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Software Engineering | Olaf Spiewok |
04 January 2022

In part 1 of this article, we considered the general concept of a build pipeline and its advantages, and we learned why build pipeline solutions that are standards in other development disciplines don’t work as well in game development.

Now, let’s take look at how game developers can use a build pipeline in their projects.


There are many different tools and solutions to help game developers with their builds. Let’s take a look at some of the options I have experience with. Of course, other options could be mentioned as well, like Plastic SCM, but for this article I will stick to the ones I have used or am currently using.

CD server systems (Jenkins, TeamCity, etc.)

Once installed and configured, these types of CI/CD systems are in my opinion the best and “easiest” solution in game development. The hardware is in your own hands and can be adapted, updated, and maintained accordingly. You can check for errors and analyse them directly on the system, which – with the appropriate number of nodes – can scale well. However, the maintenance effort and the necessary adaptation in case of system/engine updates needs to be emphasised as well, as this is a recurring effort that should not be underestimated. Apart from that, such systems can easily be transferred to and re-used for other projects.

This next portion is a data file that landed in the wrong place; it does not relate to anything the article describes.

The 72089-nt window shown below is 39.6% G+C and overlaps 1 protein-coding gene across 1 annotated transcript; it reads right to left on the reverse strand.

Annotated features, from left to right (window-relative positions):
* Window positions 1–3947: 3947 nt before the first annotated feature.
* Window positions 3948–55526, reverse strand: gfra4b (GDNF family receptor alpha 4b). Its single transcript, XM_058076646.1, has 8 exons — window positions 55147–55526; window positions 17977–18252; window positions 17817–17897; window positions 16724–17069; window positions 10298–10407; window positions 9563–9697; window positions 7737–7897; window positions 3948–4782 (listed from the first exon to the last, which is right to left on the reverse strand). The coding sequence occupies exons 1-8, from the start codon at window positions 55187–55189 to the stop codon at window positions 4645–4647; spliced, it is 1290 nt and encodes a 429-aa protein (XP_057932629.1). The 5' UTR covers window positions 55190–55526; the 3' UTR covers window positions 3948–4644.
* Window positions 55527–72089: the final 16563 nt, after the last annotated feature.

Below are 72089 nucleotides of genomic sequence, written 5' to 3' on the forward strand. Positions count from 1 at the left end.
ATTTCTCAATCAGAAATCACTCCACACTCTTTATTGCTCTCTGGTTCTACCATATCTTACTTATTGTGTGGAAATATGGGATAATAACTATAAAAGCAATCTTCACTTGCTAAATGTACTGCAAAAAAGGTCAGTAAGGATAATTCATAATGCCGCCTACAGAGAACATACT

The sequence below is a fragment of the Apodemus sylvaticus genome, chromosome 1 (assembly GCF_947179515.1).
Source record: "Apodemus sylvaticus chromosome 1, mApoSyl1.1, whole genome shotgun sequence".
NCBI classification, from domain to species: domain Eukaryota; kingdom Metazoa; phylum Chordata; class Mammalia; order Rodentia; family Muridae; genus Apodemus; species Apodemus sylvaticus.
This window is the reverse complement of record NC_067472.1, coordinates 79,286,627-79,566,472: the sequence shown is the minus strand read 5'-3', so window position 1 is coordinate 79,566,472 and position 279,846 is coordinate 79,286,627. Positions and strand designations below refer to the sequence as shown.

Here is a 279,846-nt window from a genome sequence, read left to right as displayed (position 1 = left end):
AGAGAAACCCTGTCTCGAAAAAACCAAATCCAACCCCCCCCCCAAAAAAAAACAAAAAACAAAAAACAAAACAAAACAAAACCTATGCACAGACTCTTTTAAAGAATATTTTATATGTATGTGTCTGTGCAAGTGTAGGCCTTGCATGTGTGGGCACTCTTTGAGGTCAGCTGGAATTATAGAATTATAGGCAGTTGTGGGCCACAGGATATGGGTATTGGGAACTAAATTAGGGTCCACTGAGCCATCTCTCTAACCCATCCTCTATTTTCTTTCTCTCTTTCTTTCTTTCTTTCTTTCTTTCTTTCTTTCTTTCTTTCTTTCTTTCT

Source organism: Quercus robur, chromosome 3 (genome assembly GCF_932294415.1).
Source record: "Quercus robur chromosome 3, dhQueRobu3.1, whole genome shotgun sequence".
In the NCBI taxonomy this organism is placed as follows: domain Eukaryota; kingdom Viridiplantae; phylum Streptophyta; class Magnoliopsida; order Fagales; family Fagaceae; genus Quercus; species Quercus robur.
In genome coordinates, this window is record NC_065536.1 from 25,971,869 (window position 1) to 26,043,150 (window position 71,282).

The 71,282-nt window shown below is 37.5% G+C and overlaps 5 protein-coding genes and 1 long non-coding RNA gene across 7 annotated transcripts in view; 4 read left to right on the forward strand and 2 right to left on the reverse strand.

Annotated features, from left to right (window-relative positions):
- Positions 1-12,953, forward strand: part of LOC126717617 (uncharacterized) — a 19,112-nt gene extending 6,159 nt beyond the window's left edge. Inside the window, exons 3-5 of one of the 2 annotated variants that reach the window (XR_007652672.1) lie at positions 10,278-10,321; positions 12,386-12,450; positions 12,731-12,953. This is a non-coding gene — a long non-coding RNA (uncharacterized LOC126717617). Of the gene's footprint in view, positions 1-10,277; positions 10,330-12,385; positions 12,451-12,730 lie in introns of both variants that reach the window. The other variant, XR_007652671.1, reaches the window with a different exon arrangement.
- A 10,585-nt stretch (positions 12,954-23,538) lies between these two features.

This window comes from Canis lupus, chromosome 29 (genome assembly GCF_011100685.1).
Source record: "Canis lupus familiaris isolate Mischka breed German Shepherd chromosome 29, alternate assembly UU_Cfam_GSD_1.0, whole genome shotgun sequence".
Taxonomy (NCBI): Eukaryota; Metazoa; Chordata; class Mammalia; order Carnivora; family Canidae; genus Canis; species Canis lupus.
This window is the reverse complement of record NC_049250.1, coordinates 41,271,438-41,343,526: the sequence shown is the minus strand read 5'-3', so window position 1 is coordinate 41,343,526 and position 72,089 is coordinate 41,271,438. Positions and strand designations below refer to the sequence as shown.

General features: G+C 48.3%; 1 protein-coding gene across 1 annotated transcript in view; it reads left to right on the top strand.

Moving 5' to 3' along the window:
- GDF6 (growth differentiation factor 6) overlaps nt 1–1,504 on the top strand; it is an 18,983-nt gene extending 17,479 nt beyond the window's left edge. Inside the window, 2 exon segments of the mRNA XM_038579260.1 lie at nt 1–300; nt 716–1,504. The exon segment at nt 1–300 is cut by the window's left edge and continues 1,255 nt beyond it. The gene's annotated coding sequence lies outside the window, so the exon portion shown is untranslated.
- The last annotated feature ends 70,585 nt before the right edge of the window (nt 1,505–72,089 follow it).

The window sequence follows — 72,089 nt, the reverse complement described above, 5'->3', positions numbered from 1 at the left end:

Engine build Systems (Unity Cloud Build, Lumberyard Waf Build, etc.)

Many engine vendors provide their own build pipeline solution for their engine. Unfortunately, this is often associated with extra costs, so that many refrain from using these solutions for indie or small projects. Furthermore, the in-house solutions are usually poorly extensible or designed only for certain target platforms. So, for example, if you want to address the store after building the package or extend the build process with additional pre- or post-steps, this is simply not possible. These solutions do not offer much more than the build process and the creation of the package itself.

Custom solutions with remote server nodes

Most of the time, using purchased nodes as build nodes is a very good alternative which can be scaled perfectly. You can simply build your setup on an externally hosted system and upgrade/downgrade the nodes as needed. Unfortunately, there are always three big problems with this solution: